Subject: Re: file system info tool?
To: Malcolm Herbert <firstname.lastname@example.org>
From: Greg Troxel <email@example.com>
Date: 11/05/2004 19:23:33
| [man] dumpfs
That does exactly what I need, thanks ... :)
Note that dumpfs != dump (but they are culturally compatible).
My main reason for avoiding dump was that I was under the impression
that if you had an environment with more than one architecture/OS/fs
type then each required it's own version of dump - the output of which
weren't interoperable, whereas tar was pretty much universal.
I've found dump to be pretty interoperable, but you are wise to be
wary - and should check the combination of interest. For example, I
ran dump on an SGI/mips box under IRIX, and was able to read it on
FreeBSD under i386 - different OS, CPU, and endianness. But,
basically BSD ffs on both - there is a loose de facto standard for BSD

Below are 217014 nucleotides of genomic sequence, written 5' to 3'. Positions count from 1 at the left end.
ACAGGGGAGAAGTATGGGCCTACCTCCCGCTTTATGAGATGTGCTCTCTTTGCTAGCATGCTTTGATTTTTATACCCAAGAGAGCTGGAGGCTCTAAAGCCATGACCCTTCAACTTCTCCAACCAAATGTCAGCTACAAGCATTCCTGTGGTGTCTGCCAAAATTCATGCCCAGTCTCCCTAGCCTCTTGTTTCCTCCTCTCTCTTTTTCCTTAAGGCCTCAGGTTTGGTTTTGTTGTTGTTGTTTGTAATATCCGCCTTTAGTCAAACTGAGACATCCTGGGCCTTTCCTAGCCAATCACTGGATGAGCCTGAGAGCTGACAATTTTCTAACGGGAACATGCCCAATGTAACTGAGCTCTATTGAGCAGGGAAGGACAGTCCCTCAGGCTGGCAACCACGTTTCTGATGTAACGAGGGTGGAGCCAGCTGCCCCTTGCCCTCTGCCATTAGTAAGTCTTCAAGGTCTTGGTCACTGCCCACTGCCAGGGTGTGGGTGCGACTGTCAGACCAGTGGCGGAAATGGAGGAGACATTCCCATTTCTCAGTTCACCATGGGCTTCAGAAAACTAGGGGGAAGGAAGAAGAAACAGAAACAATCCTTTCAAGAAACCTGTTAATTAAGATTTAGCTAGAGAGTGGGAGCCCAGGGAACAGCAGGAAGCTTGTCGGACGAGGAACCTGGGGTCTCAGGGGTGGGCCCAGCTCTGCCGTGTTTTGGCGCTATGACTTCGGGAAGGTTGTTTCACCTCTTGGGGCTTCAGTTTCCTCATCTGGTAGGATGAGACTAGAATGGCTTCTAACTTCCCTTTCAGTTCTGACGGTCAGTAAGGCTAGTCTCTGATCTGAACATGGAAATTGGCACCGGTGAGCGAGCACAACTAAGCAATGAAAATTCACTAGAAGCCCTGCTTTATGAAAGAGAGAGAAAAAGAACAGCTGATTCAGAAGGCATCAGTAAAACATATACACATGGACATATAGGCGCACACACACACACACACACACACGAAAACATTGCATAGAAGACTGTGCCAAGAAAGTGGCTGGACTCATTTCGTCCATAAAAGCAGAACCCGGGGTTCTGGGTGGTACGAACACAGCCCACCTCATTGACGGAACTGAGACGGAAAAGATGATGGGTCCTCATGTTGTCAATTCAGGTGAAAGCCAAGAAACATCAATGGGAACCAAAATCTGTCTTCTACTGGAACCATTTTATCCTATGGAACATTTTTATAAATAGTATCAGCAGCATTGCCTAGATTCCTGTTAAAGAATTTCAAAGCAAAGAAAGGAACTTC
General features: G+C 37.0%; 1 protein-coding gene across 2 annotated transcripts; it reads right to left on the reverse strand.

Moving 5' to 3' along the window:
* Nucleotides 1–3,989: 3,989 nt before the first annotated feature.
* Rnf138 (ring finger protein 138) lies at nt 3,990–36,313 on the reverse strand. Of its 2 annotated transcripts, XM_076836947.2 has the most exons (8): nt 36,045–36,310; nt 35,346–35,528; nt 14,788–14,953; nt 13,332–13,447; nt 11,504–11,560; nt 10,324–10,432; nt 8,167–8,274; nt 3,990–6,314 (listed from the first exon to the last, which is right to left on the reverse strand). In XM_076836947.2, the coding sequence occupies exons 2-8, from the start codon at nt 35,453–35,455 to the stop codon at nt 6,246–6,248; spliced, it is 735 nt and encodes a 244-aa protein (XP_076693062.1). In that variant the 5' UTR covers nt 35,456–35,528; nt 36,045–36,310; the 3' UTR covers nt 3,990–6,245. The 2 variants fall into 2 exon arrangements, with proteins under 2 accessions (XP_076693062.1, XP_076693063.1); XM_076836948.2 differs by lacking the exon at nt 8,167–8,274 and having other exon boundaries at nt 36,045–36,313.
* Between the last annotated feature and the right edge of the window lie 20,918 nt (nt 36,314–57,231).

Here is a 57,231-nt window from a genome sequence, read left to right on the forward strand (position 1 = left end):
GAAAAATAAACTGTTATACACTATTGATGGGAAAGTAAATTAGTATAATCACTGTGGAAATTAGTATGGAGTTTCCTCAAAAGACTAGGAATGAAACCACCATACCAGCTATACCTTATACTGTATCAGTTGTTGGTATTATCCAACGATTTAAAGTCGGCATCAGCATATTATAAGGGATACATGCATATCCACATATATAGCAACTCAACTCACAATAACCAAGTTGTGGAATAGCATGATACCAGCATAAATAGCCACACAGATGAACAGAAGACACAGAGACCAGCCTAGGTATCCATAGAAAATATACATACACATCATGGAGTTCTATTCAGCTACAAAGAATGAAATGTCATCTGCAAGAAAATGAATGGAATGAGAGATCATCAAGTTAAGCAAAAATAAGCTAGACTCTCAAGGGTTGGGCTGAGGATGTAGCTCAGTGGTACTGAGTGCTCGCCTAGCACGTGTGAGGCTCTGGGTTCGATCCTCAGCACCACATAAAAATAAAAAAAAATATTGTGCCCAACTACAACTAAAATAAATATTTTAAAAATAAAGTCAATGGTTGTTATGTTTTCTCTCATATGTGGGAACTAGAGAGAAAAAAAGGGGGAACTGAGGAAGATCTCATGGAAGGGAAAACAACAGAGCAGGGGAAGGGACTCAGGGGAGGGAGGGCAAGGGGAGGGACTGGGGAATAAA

Are there any benefits which outweigh this problem?
The biggest benefit for me is that dump doesn't update atimes.
I also really like the 'nodump' flag (see cflags(1)), and use -h 0 to
have this respected even on full dumps. My disks are bigger than my
tape drives, and this lets me avoid dumping e.g. gnome/TeX goop in
/usr/pkg, which I'm going to rebuild rather than restore if my disk
Dump is also traditional in the BSD world. It's how we did backups in
the 70s, if memory serves me, or at least on 2.8BSD.
In the Linux camp, dump is widely frowned upon, and dump under Linux
on ext2fs may or may not indeed be unreliable. All my filesystems are
ffs, so I haven't worried about this.
On the con side, since dump doesn't use the filesystem to read (hence
the not updating atime advantage), it can dump active files
incorrectly on active filesystems. In practice people don't worry
about this too much, and I rarely hear of trouble.
Greg Troxel <firstname.lastname@example.org>